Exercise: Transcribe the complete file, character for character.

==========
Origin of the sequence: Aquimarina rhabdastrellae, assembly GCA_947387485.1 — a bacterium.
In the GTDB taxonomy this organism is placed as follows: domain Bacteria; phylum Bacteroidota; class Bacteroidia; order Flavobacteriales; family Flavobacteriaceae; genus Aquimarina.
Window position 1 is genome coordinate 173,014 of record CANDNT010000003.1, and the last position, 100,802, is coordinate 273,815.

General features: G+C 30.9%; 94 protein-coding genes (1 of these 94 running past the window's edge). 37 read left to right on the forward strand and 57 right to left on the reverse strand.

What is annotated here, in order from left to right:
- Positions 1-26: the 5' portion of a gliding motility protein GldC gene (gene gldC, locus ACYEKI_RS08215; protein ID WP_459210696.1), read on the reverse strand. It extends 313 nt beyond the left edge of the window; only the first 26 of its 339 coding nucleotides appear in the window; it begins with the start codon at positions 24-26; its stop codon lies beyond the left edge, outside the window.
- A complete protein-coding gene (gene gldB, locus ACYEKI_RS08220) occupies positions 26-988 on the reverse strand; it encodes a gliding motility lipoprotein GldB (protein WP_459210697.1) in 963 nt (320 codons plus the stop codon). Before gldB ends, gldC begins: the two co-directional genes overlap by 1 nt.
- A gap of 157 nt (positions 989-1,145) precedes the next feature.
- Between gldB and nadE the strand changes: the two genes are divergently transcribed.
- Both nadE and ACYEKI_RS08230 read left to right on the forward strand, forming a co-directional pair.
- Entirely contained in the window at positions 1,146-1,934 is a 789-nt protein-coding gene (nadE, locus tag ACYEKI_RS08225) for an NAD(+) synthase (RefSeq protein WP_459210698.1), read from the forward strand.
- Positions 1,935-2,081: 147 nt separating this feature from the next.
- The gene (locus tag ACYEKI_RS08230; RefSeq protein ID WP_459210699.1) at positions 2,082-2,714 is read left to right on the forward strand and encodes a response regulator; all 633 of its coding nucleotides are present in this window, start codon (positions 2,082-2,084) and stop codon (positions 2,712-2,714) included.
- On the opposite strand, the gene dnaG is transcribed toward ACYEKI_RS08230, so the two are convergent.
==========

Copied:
Origin of the sequence: Aquimarina rhabdastrellae, assembly GCA_947387485.1 — a bacterium.
In the GTDB taxonomy this organism is placed as follows: domain Bacteria; phylum Bacteroidota; class Bacteroidia; order Flavobacteriales; family Flavobacteriaceae; genus Aquimarina.
Window position 1 is genome coordinate 173,014 of record CANDNT010000003.1, and the last position, 100,802, is coordinate 273,815.

General features: G+C 30.9%; 94 protein-coding genes (1 of these 94 running past the window's edge). 37 read left to right on the forward strand and 57 right to left on the reverse strand.

What is annotated here, in order from left to right:
- Positions 1-26: the 5' portion of a gliding motility protein GldC gene (gene gldC, locus ACYEKI_RS08215; protein ID WP_459210696.1), read on the reverse strand. It extends 313 nt beyond the left edge of the window; only the first 26 of its 339 coding nucleotides appear in the window; it begins with the start codon at positions 24-26; its stop codon lies beyond the left edge, outside the window.
- A complete protein-coding gene (gene gldB, locus ACYEKI_RS08220) occupies positions 26-988 on the reverse strand; it encodes a gliding motility lipoprotein GldB (protein WP_459210697.1) in 963 nt (320 codons plus the stop codon). Before gldB ends, gldC begins: the two co-directional genes overlap by 1 nt.
- A gap of 157 nt (positions 989-1,145) precedes the next feature.
- Between gldB and nadE the strand changes: the two genes are divergently transcribed.
- Both nadE and ACYEKI_RS08230 read left to right on the forward strand, forming a co-directional pair.
- Entirely contained in the window at positions 1,146-1,934 is a 789-nt protein-coding gene (nadE, locus tag ACYEKI_RS08225) for an NAD(+) synthase (RefSeq protein WP_459210698.1), read from the forward strand.
- Positions 1,935-2,081: 147 nt separating this feature from the next.
- The gene (locus tag ACYEKI_RS08230; RefSeq protein ID WP_459210699.1) at positions 2,082-2,714 is read left to right on the forward strand and encodes a response regulator; all 633 of its coding nucleotides are present in this window, start codon (positions 2,082-2,084) and stop codon (positions 2,712-2,714) included.
- On the opposite strand, the gene dnaG is transcribed toward ACYEKI_RS08230, so the two are convergent.